After that, the winger became increasingly ineffective; his slump in form mirroring that of many around him.

Harry Pritchard was no better on the other side on his much-anticipated return.

At least, he was prepared to stick his head above the social media parapet afterwards to compare City’s efforts with something you tread in.

The response from the rest was as mute as they had been during the game.

The most animated reaction came from Luke McGee racing 25 yards from his goal to berate Adam Henley after the full back tamely allowed his man to run unchecked into the box.

There was also the sight of Anthony O’Connor and Ben Richards-Everton, the soft centre of a sorry back four, locked in a heated argument after both had let Andy Cook through the gap to score Mansfield’s third.

But for the most part, it was the sound of silence; an absence of any voice to command, cajole or just generally remind those in white of their obligations of representing this famous club.

Those fans venting their spleen expected a team who wanted to win or at least to care as much as they did. Surely that’s not too much to ask?

They were not prepared to accept a gutless surrender that reeked of the 5-0 at Blackpool under Simon Grayson or that Easter shocker when Peter Jackson’s City rolled over against Accrington.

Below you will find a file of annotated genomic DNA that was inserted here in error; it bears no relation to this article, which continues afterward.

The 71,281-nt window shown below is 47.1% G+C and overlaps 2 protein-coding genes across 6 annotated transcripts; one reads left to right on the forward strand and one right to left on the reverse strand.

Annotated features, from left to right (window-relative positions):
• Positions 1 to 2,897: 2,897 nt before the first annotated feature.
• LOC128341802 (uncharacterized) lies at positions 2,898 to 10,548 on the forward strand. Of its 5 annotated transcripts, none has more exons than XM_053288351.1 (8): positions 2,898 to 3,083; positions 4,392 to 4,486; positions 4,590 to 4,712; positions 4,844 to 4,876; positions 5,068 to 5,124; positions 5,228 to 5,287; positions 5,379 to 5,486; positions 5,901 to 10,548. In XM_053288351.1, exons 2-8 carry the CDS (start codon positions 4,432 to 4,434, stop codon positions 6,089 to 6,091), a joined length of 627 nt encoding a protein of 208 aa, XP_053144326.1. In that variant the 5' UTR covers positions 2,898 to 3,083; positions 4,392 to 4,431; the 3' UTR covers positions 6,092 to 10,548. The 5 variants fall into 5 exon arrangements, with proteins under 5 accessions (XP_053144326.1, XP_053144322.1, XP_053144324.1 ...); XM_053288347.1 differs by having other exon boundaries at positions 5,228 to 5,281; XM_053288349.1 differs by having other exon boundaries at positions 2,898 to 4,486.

So where does this leave City – and Bowyer?

A Twitter wag referred to Mansfield’s home as the One McCall Stadium and the prospect of the prodigal son returning for a third managerial stint has become an increasingly regular topic of conversation.

Bowyer had begun the week pre-Colchester talking about their stability and how the other teams at the top had benefited from giving the boss time.

He ended it with those abusive songs ringing in his ears and his future at Valley Parade in the spotlight.

On one hand it seems ridiculous to be throwing the post-match question at a manager who has lost only seven games in 29. City are still, after all, occupying a play-off berth – if only by an increasingly narrow margin.

But it is becoming clear that he has lost a large chunk of the fans.

The considerable work in patching back together a relationship ripped apart by the madness of Edin Rahic is rapidly falling apart at the seams.

The warning lights have been flashing since Leyton Orient; the Boxing Day protests at Carlisle were magnified in Mansfield.

Cheltenham, two points behind with two games in hand, provide watershed opposition this week. Valley Parade will offer no hiding place.

The goals, for those gluttons for punishment, were pitifully soft once more.

The one unit of the team that Bowyer could rightly be proud of up to this point disintegrated as it had done against Crawley and Scunthorpe.

Mansfield’s first came from a long cross by debutant Joe Riley. Nobody dealt with it and Danny Rose climbed above the taller O’Connor to nod home.

Number two again came from the air with no one anywhere near Nicky Maynard from a corner.

City saved the worst until last as Cook allowed Benning’s throw-in to run across his body unchallenged before shooting past McGee through two static defenders.